This cuboctahedron has an edge length of two. If you’d like to compare it to a Lux model with a edge length of one, just check the post right before this one. Lux Blox are fun to build with, and are sold online at http://www.luxblox.com.
To get started packing space with cuboctahedra and octahedra, I started with a single octahedron, then augmented its square faces with additional cuboctahedra.
Next, I augmented each triangular face with a blue octahedron.
Next, I augmented each square face with a cuboctahedron.
Next, I added still more cuboctahedra.
The next step was to augment the yellow triangular faces with blue octahedra.
I next added more cuboctahedra.
This process may be continued without limit. I used a program called Stella 4d to make these models, and you can try this software yourself, for free, at this website.
I created this image using Stella 4d, which you can try for free right here. It’s much like a tessellation, but in three dimensions instead of two.
This is the three-dimensional version of what is called a tessellation in two dimensions. It fills space, and can be continued in all directions.
Software used: Stella 4d, available here.
I used three programs to make this: Geometer’s Sketchpad, MS-Paint, and Stella 4d. The third of these may be tried for free at http://www.software3d.com/Stella.php.
Above and below, you will find two different coloring-schemes for this particular cluster of polyhedra. I made both of these rotating images using Stella 4d, software you can buy, or try for free, right here.
Polyhedral compounds differ in the amount of effort needed to understand their internal structure, as well as the way the compounds’ components are assembled, relative to each other. This compound, the compound of five cuboctahedra, and those related to it, offer challenges not offered by all polyhedral compounds, especially those which are well-known.
The image above (made with Stella 4d, as are others in this post — software available here) is colored in the traditional style for compounds: each of the five cuboctahedra is assigned a color of its own. There’s a problem with this, however, and it is related to the triangular faces, due to the fact that these faces appear in coplanar pairs, each from a different component of the compound.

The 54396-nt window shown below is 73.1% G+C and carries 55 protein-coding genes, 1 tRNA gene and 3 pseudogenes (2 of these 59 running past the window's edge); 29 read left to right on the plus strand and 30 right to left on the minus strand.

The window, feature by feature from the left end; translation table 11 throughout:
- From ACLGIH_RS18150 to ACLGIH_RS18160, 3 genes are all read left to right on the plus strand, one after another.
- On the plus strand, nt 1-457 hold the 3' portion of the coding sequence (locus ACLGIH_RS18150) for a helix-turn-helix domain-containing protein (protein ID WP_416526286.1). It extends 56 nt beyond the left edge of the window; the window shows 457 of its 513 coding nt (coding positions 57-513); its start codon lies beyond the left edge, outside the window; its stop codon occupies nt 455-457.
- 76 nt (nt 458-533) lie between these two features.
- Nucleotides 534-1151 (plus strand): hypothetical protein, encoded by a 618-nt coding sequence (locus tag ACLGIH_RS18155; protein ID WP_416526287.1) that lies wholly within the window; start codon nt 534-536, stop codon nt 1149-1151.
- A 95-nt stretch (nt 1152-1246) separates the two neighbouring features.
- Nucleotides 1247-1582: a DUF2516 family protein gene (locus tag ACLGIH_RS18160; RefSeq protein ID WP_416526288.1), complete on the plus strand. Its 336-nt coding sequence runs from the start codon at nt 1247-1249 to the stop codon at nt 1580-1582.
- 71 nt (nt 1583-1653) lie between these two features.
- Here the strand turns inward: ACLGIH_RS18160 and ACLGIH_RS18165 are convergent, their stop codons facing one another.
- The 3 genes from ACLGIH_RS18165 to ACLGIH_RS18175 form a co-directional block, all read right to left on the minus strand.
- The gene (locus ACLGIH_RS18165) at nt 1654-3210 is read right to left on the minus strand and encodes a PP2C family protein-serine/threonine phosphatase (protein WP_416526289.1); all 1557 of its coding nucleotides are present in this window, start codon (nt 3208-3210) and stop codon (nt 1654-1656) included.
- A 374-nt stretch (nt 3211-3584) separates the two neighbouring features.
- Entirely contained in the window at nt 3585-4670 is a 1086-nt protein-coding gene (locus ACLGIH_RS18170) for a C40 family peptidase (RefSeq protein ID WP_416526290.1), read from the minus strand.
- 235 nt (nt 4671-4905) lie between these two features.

The yellow regions above are from a triangular face of the yellow component, while the blue regions are from a blue triangular face. The equilateral triangle in the center, being part of both the yellow and blue components, must be assigned a “compromise color” — in this case, green. The necessity of such compromise-colors can make understanding the compound by examination of an image more difficult than it with with, say, the compound of five cubes (not shown, but you can see it here, if you wish). Therefore, I decided to look at this another way: coloring each face of the five-cuboctahedra compound by face type, instead of by component.
Another helpful view may be created by simply hiding all the faces, revealing internal structure which was previously obscured.
Since the dual of the cuboctahedron is the rhombic dodecahedron, the dual of the compound above is the compound of five rhombic dodecahedra, shown, first, colored by giving each component a different color.
A problem with this view is that most of what’s “going on” (in the way the compound is assembled) cannot be seen — it’s hidden inside the figure. An option which helped above (with the five-cuboctahedra compound), coloring by face type, is not nearly as helpful here:
Why wasn’t it helpful? Simple: all sixty faces are of the same type. It can be made more attractive by putting Stella 4d into “rainbow color” mode, but I cannot claim that helps with comprehension of the compound.
With this compound, what’s really needed is a “ball-and-stick” model, with the faces hidden to reveal the compound’s inner structure.
Since the two five-part compounds above are duals, they can also be combined to form a ten-part compound: that of five cuboctahedra and five rhombic dodecahedra. In the first image below, each of the ten components is assigned its own color.
In this ten-part compound, the coloring-problem caused in the first image in this post, coplanar and overlapping triangles of different colors, vanishes, for those regions of overlap are hidden in the ten-part compound’s interior. This is one reason why this coloring-scheme is the one I find the most helpful, for this ten-part compound (unlike the two five-part compounds above). However, so that readers may make this choice for themselves, two other versions are shown below, starting with coloring by face type.
Finally, the hollow version of this ten-part compound. This is only a personal opinion, but I do not find this image quite as helpful as was the case with the five-part compounds described above.
Which of these images do you find most illuminating? As always, comments are welcome.
This compound was created using Stella 4d, software you can try for yourself here.
Shown above: the compound of the icosahedron and the rhombic dodecahedron. Below is its dual, the compound of the dodecahedron and the cuboctahedron.
Both these compounds were created using the “add/blend polyhedron from memory” function in Stella 4d: Polyhedron Navigator. To check out this program for yourself, just follow this link.
My guess is that this is a faceting of the cuboctahedron, but I didn’t use faceting when I made it with Stella 4d (a program you can try here), so I am not sure about this. Based on its appearance, however, it is clearly related, in some manner, to the cuboctahedron, for the cuboctahedron is its convex hull.